“If it’s a prophecy of doom, it will act as a dampener, and people’s reaction will be ok, I’ll enjoy myself for a couple of years while there’s still a chance. But as a call to action, it can be energising. Like, do you want your children, and grandchildren, to have a decent life?”

Related article: Canada and China Deepen Cooperation but Potential Roadblocks Loom

He suggests that mass transportation, localised agriculture, and higher energy efficiency are easy ways to reduce energy consumption and therefore reduce emissions, giving an example that it is much better for an individual, and the environment, to spend 10 minutes on the underground travelling across a city, than an hour stuck in traffic on the surface.

One of the greatest foes of climate change, according to Chomsky, are the markets. “Markets are lethal, if only because of ignoring externalities, the impacts of their transactions on the environment. When you turn to energy production, in market exchanges each participant is asking what can I gain from it? You don’t ask what are the costs to others. In this case the cost to others is the destruction of the environment. So the externalities are not trivial.”

After the 2008 financial crisis banks were able to ignore free market systems and ask the government to bail them out, unfortunately “in the case of the environment there’s no one to bail it out,” and it is fast approaching a major crisis point.

By. James Burgess of Oilprice.com

 

How The World Really Works – The Documentary | Zero Hedge

How The World Really Works – The Documentary | Zero Hedge. (source)

Renegade Economist’s “Four Horsemen” documentary lifts the lid on how the world really works. “Four Horsemen is abreathtakingly composed jeremiad against the folly of Neo-classical economics and the threats it represents to all we should hold dear.” Free from mainstream media propaganda — the film doesn’t bash bankers, criticize politicians or get involved in conspiracy theories. It ignites the debate about how to usher a new economic paradigm into the world which would dramatically improve the quality of life for billions. Since it is becoming abundantly clear that we will never return to ‘business as usual’, 23 international thinkers, government advisers and Wall Street money-men break their silence and explain how to establish a moral and just society.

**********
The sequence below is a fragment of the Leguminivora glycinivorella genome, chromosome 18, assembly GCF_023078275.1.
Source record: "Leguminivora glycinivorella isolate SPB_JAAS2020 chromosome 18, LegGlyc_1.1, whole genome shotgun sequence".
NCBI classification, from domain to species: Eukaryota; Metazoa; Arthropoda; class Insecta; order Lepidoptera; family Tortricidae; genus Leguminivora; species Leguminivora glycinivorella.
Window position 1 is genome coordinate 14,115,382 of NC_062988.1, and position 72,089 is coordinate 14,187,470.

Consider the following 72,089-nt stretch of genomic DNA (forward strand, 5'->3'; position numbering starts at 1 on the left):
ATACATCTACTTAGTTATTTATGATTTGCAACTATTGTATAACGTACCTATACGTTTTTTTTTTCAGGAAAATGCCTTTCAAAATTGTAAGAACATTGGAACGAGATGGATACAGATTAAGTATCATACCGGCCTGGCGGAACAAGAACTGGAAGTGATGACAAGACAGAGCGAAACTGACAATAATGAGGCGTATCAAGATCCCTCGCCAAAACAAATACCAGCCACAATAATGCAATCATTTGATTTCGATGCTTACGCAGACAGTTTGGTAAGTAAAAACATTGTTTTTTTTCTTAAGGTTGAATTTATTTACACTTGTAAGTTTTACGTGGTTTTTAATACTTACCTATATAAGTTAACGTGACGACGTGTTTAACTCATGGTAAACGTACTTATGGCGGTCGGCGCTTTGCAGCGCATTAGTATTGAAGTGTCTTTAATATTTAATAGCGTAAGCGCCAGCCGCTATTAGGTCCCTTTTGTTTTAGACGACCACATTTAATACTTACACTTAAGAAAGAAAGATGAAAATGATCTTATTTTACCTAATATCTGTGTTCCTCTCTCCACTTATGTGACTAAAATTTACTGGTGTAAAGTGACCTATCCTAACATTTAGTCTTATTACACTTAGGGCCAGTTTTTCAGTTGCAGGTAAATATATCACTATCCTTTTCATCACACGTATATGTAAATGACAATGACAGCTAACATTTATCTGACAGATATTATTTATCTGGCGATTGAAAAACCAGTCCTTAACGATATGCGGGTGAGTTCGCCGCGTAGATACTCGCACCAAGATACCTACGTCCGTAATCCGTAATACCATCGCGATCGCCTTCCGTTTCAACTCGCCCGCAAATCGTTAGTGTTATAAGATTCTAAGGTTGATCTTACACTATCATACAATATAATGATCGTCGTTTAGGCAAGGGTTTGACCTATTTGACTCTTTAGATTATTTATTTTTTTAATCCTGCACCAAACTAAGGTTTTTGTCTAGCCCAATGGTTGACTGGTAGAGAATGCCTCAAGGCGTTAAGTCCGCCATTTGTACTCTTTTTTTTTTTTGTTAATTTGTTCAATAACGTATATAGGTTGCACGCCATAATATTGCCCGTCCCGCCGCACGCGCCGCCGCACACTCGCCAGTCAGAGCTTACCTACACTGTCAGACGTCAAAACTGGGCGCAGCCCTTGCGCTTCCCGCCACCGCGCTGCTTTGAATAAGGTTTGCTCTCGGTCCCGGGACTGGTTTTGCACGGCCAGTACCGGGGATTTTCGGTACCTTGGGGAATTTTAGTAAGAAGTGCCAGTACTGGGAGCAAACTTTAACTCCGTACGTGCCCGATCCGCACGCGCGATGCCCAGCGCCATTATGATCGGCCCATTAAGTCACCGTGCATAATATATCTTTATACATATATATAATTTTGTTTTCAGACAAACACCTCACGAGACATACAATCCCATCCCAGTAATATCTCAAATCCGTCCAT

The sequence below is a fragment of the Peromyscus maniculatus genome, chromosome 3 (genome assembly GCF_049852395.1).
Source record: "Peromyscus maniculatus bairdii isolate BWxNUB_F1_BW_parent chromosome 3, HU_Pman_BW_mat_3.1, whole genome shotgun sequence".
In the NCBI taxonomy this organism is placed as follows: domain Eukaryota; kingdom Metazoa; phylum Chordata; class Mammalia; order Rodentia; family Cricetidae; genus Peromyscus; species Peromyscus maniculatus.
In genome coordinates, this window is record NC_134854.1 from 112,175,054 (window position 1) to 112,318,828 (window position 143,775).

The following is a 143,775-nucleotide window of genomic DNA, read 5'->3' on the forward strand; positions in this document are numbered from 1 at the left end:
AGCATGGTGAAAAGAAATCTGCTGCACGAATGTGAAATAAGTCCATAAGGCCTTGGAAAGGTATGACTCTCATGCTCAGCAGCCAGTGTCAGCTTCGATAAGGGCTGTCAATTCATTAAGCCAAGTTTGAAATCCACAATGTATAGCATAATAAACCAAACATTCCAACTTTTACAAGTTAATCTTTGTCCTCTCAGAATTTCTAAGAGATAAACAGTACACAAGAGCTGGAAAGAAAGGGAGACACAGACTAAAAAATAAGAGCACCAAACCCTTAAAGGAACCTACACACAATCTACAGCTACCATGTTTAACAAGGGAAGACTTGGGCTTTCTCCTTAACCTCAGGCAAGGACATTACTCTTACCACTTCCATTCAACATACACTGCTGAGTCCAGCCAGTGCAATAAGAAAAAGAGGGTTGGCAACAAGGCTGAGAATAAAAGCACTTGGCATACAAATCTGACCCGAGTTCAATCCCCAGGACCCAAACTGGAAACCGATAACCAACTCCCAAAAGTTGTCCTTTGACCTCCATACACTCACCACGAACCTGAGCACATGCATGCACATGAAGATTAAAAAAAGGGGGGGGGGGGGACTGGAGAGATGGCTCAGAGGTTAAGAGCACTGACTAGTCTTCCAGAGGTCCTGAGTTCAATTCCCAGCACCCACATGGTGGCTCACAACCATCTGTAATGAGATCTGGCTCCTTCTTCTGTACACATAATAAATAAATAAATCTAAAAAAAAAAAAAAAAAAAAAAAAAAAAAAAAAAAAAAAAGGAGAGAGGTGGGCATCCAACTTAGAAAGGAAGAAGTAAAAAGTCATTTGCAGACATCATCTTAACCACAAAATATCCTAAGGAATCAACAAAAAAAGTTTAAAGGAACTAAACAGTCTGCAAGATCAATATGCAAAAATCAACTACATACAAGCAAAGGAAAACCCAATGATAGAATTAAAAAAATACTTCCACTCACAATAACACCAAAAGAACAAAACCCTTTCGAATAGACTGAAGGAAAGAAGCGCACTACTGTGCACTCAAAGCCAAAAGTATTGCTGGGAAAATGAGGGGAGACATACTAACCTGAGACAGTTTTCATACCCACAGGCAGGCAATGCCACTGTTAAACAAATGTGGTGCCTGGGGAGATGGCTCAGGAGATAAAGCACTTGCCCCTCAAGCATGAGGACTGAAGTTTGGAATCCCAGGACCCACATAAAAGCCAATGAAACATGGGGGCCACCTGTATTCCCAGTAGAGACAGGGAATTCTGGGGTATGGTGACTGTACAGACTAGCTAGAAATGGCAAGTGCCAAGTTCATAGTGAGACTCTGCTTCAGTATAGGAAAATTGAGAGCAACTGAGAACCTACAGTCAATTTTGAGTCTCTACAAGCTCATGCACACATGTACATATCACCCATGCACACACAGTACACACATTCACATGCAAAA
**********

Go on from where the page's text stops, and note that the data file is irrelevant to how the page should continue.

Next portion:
The Conspiracy is Systemic and Legalized. | Collapse of Industrial Civilization

The Conspiracy is Systemic and Legalized. | Collapse of Industrial Civilization. (FULL ARTICLE)

If you are a person who gets their news solely from mainstream media and forms a worldview from that information, then this website would perhaps strike you as radical, off-base, and conspiratorial. But what if nearly everything you listen to and read has been filtered through the monied interests of the most powerful entities on the planet? And what if those entities quite literally control the government by way of a revolving door, campaign contributions, and lobbyists who unduly influence the crafting of legislation in favor of big business while ignoring the needs of the common citizenry? What if you are merely a pawn in the machinations of such a system — a consumer for the all-important world market and a disposable human resource in its labor pool? What if the wealth created by such an economy is amassing at the very tip of this pyramid scheme while leaving those below to fend for themselves in a world depleted of its resources and poisoned by industrial waste. Would such a grim reality be considered a conspiracy theory? In other words, would the previously described outcome of such a socio-economic system necessarily have to be the plan of a secret cabal of powerful people? If corporations must compete to survive and are legally bound to look after the financial interests of their shareholders, then protecting and growing profits must in the end override all other concerns — environmental and social. The gross wealth disparity, environmental destruction, and political disenfranchisement created by capitalism is not the byproduct of a conspiracy; it’s simply the end-result of a system operating as intended. Concentration of wealth, a characteristic result of capitalism, inevitably leads to a near total corruption of journalism and democracy. Of course the corporate elite may collude to price-fix, bribe regulators or heads of state, and cover up environmental damage and dangers to public health, amongst many other devious activities, but it is invariably done in the interest of gaining dominance in the market place and protecting profits. Capitalism and democracy are not compatible. In fact, life on Earth is ultimately not compatible with capitalism….

Noam Chomsky on the Classification System: “It’s to Protect the State from the Citizens” | A Lightning War for Liberty

Noam Chomsky on the Classification System: “It’s to Protect the State from the Citizens” | A Lightning War for Liberty.

 

March 31, 2013 ‘Signs’ Introductory Post

ECONOMIC COLLAPSE?